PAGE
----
From the perspective of the variable magnification range of the aforesaid embodiments, it is desirable that the conditional equation (7) below is satisfied and even more desirable that the conditional equation (7′) below is satisfied. Conditional equations (7) and (7′) stipulate the zoom ratio, and stipulate a suitable variable magnification range in a positive-positive-negative three unit zoom system.

1.8<fT/fW<5.0  (7)

2.2<fT/fW<5.0  (7′)

where

fT represents the total system focal length in the longest focal length condition (telephoto end), and

fW represents the total system focal length in the shortest focal length condition (wide angle end).

It is desirable that the surface nearest the object side is a concave surface on the object side. If the surface nearest the object side is a concave surface on the object side, the lens back length can be maintained at a suitable size. Furthermore, aberration deterioration can be suppressed to a minimum limit because the off-axial light (particularly extra off-axial light) are rays without an angle at an early stage. This is particularly effective in correcting distortion in the shortest focal length condition (wide angle end) [W]. The positive optical power of the first lens unit Gr1 generates a positive distortion. Using a negative lens element on the side nearest the object side of the first lens unit Gr1 corrects this positive distortion, but suitable correction is also attained if a concave surface is provided on the surface nearest the object side.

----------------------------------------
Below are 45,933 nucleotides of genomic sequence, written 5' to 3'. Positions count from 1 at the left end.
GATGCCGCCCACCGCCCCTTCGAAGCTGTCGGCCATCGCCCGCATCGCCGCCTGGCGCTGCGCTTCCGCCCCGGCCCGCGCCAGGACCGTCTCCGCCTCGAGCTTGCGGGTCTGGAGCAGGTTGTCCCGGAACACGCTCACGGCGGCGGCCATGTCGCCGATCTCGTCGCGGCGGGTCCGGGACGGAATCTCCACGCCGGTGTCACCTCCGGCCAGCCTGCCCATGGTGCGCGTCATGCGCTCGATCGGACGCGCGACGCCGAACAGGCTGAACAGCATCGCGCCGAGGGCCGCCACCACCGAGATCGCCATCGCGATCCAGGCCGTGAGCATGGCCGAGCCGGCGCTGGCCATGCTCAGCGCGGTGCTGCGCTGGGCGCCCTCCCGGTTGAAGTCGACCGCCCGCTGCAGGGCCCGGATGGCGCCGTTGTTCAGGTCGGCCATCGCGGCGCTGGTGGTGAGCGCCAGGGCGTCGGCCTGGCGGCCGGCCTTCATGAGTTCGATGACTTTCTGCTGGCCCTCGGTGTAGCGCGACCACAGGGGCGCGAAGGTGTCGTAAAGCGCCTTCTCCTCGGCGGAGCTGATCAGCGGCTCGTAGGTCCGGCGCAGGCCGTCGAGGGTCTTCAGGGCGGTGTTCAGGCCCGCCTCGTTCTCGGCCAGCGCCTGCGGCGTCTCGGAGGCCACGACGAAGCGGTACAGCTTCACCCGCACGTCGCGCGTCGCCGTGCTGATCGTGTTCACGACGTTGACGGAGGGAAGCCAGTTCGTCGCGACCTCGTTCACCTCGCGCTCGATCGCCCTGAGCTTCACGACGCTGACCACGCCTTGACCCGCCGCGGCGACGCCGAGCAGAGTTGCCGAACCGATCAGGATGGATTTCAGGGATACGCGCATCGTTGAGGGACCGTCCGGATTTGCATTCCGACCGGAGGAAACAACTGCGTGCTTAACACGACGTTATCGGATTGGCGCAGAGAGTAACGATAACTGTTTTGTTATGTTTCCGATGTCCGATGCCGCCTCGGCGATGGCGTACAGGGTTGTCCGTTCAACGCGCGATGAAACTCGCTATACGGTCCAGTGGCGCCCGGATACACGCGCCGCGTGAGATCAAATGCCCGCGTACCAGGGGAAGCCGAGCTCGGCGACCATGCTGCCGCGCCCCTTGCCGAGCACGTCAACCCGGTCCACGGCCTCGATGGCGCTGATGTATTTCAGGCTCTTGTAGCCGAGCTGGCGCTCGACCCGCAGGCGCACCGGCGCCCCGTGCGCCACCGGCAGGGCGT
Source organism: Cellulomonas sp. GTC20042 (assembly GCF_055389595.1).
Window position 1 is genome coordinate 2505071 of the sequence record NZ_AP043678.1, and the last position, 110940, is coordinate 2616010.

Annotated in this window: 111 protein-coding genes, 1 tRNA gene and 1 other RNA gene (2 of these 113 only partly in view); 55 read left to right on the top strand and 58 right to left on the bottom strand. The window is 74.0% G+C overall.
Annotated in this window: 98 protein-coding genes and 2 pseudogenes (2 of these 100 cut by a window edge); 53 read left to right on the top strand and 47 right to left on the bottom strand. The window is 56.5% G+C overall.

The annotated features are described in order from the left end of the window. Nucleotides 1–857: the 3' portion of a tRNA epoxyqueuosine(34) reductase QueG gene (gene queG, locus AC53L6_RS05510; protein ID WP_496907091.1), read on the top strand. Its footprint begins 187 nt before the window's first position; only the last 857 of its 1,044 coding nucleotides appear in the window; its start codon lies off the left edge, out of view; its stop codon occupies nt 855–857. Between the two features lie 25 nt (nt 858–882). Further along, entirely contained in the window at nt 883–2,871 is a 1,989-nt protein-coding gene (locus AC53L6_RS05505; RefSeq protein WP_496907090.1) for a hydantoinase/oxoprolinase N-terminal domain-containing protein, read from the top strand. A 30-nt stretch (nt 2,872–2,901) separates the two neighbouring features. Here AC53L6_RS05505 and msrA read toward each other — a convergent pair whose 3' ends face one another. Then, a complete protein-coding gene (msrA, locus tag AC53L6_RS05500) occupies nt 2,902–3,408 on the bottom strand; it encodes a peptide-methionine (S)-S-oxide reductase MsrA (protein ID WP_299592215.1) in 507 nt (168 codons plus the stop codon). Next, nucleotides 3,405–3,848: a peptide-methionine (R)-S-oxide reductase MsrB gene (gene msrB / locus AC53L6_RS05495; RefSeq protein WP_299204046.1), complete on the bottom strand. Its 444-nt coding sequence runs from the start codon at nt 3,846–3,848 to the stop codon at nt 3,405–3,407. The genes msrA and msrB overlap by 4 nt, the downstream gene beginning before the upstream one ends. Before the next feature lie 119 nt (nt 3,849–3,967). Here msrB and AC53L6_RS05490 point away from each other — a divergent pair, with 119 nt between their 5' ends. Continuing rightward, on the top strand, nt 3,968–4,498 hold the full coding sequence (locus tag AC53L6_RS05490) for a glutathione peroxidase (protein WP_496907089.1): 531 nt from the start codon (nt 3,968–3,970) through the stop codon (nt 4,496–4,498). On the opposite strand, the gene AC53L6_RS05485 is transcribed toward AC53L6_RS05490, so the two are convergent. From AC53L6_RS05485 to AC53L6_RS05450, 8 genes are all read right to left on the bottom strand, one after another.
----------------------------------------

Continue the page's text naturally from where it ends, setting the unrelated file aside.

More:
It is desirable that total lens thickness satisfies conditional equation (8).

0.8<DW/Y′<1.5  (8)

where

DW represents the total thickness (distance from the apex of the first surface to the image plane) in the shortest focal length condition (wide angle end) [W], and

Y′ represents the maximum image height.

Conditional equation (8) stipulates the optimum ratio between the total system thickness DW and the maximum image height Y′. When the upper limit of conditional equation (8) is exceeded, the total thickness becomes excessively large, and is undesirable from the perspective of compactness. When the lower limit of conditional equation (8) is exceeded, manufacture and assembly of the individual lenses becomes disadvantageously difficult.